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"The Current Landscape of Paediatric Surgery in India: Challenges and Opportunities"

The Evolving Landscape of Paediatric Surgery in India: A Look at Progress and Potential



Paediatric surgery in India is undergoing a period of significant transformation. With a growing young population and increasing access to healthcare facilities, the demand for skilled paediatric surgeons and advanced surgical techniques is on the rise. This blog post dives into the current landscape of paediatric surgery in India, exploring its strengths, challenges, and exciting future prospects.


A Growing Need and Expanding Expertise:


India has one of the largest child populations globally, with an estimated 311 million children under the age of 15 (Census of India, 2011). This vast population presents a significant need for paediatric surgical care, encompassing conditions like congenital malformations, appendicitis, hernias, and urological issues. There is an increasing neonatal and paediatric surgical burden due to a rising population, advances in infertility and perinatal care, increased survival of neonates with congenital anomalies and diminishing mortality due to infectious diseases— all typical of a developing country.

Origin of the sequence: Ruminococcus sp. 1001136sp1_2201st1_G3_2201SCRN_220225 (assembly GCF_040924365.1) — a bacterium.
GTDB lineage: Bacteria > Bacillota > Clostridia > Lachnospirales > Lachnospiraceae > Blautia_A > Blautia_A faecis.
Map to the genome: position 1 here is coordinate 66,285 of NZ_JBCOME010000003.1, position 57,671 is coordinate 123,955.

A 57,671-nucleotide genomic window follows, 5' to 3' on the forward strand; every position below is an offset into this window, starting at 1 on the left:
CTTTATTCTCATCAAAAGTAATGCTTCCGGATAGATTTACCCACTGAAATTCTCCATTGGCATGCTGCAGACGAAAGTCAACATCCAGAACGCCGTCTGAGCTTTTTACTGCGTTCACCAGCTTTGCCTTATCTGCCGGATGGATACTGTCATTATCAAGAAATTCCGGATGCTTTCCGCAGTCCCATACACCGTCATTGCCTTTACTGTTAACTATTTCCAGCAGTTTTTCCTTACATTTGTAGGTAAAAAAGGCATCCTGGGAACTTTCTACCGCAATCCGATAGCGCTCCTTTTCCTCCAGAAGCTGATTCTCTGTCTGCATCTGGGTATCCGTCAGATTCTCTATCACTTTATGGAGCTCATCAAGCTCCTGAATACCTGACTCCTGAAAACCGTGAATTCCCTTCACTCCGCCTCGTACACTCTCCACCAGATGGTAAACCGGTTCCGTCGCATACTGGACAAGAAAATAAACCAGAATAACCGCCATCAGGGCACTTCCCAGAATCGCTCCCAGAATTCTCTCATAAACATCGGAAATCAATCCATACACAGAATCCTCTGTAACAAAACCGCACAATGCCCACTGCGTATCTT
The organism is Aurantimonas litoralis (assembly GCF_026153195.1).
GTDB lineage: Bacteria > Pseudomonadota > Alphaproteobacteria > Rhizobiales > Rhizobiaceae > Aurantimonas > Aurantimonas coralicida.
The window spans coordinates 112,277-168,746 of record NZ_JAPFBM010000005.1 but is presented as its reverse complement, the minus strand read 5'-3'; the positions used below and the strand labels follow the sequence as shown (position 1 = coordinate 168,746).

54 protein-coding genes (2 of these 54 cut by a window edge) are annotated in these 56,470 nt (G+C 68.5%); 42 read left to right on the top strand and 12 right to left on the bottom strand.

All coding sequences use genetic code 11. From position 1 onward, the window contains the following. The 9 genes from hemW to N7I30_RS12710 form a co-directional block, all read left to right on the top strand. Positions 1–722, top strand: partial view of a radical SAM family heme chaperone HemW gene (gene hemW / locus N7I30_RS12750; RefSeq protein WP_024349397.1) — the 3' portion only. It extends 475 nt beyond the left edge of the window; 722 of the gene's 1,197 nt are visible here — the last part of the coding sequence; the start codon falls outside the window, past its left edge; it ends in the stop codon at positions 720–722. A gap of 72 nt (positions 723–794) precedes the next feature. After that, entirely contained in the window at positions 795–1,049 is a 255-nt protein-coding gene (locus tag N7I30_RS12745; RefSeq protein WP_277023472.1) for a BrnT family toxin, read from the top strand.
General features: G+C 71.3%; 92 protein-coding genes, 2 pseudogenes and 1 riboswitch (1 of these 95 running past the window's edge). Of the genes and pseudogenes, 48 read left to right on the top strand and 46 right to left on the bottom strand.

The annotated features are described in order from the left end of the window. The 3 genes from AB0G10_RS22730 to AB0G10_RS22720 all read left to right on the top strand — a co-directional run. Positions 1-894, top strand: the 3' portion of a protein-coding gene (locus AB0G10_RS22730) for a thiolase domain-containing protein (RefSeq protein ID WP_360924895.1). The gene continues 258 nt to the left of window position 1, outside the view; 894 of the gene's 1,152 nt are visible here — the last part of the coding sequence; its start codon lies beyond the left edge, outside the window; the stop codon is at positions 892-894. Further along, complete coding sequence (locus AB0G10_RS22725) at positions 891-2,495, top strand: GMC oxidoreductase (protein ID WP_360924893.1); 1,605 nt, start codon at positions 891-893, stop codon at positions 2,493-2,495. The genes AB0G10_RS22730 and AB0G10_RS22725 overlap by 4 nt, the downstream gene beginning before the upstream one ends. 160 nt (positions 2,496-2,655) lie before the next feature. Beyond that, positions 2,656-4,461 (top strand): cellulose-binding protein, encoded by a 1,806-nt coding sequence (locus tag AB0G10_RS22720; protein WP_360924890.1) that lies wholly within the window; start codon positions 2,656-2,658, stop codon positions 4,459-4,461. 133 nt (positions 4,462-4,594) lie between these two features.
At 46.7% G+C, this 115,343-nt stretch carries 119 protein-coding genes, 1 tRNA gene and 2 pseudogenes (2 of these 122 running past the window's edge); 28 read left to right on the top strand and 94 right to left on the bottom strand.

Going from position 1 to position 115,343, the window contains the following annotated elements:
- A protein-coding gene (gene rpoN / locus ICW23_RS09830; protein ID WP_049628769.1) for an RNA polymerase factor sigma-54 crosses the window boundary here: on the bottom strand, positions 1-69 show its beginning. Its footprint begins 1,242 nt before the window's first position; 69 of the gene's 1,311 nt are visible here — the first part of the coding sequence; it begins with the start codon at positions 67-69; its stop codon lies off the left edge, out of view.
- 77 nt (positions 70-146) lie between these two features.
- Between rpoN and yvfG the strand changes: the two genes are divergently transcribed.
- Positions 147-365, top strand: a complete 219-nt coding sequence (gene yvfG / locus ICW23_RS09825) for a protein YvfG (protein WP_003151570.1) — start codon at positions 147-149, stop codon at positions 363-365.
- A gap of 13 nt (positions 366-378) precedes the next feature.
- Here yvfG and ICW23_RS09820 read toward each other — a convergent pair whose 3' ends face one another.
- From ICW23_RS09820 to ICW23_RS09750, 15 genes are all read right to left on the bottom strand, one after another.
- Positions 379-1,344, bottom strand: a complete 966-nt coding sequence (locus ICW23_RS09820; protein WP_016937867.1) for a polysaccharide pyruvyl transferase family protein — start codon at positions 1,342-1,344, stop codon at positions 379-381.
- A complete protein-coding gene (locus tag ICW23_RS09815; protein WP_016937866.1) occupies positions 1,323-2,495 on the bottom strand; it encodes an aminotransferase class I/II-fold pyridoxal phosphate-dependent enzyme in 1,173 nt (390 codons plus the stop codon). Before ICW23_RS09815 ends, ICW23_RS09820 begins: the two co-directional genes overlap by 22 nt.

The good news is that the number of qualified paediatric surgeons in India is steadily increasing. According to the Indian Association of Pediatric Surgeons (IAPS), there are currently over 1,600 paediatric surgeons practicing across the country. This growth is fueled by dedicated training programs and a growing emphasis on paediatric surgical subspecialties like neonatal surgery, urology, and oncology.


Technological Advancements and Minimally Invasive Techniques:


The landscape of paediatric surgery in India is also being shaped by the adoption of cutting-edge technologies. Minimally invasive surgery (MIS) techniques like laparoscopy and robotic surgery are gaining traction, offering several advantages:

  • Reduced Scarring: Smaller incisions translate to faster healing and improved cosmetic outcomes for children.

  • Shorter Hospital Stays: MIS procedures often lead to quicker patient discharge and recovery times, minimizing disruption to a child's life.